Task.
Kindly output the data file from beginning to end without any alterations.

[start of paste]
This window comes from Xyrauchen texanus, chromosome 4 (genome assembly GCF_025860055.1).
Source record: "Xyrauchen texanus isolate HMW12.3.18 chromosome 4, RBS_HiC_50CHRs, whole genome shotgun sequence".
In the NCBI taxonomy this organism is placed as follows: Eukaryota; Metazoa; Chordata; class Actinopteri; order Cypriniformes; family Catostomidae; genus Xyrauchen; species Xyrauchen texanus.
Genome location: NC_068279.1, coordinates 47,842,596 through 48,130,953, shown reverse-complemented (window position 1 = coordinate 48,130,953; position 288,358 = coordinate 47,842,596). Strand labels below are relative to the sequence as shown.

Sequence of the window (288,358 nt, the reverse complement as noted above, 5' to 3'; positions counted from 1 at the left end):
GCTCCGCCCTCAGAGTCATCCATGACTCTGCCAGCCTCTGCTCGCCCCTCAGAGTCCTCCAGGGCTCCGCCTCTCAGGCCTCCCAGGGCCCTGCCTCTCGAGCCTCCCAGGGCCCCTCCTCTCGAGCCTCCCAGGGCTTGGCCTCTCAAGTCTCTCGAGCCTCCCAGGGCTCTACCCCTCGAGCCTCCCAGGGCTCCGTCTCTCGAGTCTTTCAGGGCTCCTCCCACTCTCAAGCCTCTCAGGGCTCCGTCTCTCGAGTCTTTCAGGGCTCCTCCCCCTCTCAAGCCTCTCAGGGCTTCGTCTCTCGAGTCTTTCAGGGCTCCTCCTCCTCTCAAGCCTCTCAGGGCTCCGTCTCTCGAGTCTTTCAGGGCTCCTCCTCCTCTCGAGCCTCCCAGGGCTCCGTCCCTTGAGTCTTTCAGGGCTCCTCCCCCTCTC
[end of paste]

This window comes from Xyrauchen texanus, chromosome 4 (genome assembly GCF_025860055.1).
Source record: "Xyrauchen texanus isolate HMW12.3.18 chromosome 4, RBS_HiC_50CHRs, whole genome shotgun sequence".
In the NCBI taxonomy this organism is placed as follows: Eukaryota; Metazoa; Chordata; class Actinopteri; order Cypriniformes; family Catostomidae; genus Xyrauchen; species Xyrauchen texanus.
Genome location: NC_068279.1, coordinates 47,842,596 through 48,130,953, shown reverse-complemented (window position 1 = coordinate 48,130,953; position 288,358 = coordinate 47,842,596). Strand labels below are relative to the sequence as shown.

Sequence of the window (288,358 nt, the reverse complement as noted above, 5' to 3'; positions counted from 1 at the left end):
GCTCCGCCCTCAGAGTCATCCATGACTCTGCCAGCCTCTGCTCGCCCCTCAGAGTCCTCCAGGGCTCCGCCTCTCAGGCCTCCCAGGGCCCTGCCTCTCGAGCCTCCCAGGGCCCCTCCTCTCGAGCCTCCCAGGGCTTGGCCTCTCAAGTCTCTCGAGCCTCCCAGGGCTCTACCCCTCGAGCCTCCCAGGGCTCCGTCTCTCGAGTCTTTCAGGGCTCCTCCCACTCTCAAGCCTCTCAGGGCTCCGTCTCTCGAGTCTTTCAGGGCTCCTCCCCCTCTCAAGCCTCTCAGGGCTTCGTCTCTCGAGTCTTTCAGGGCTCCTCCTCCTCTCAAGCCTCTCAGGGCTCCGTCTCTCGAGTCTTTCAGGGCTCCTCCTCCTCTCGAGCCTCCCAGGGCTCCGTCCCTTGAGTCTTTCAGGGCTCCTCCCCCTCTC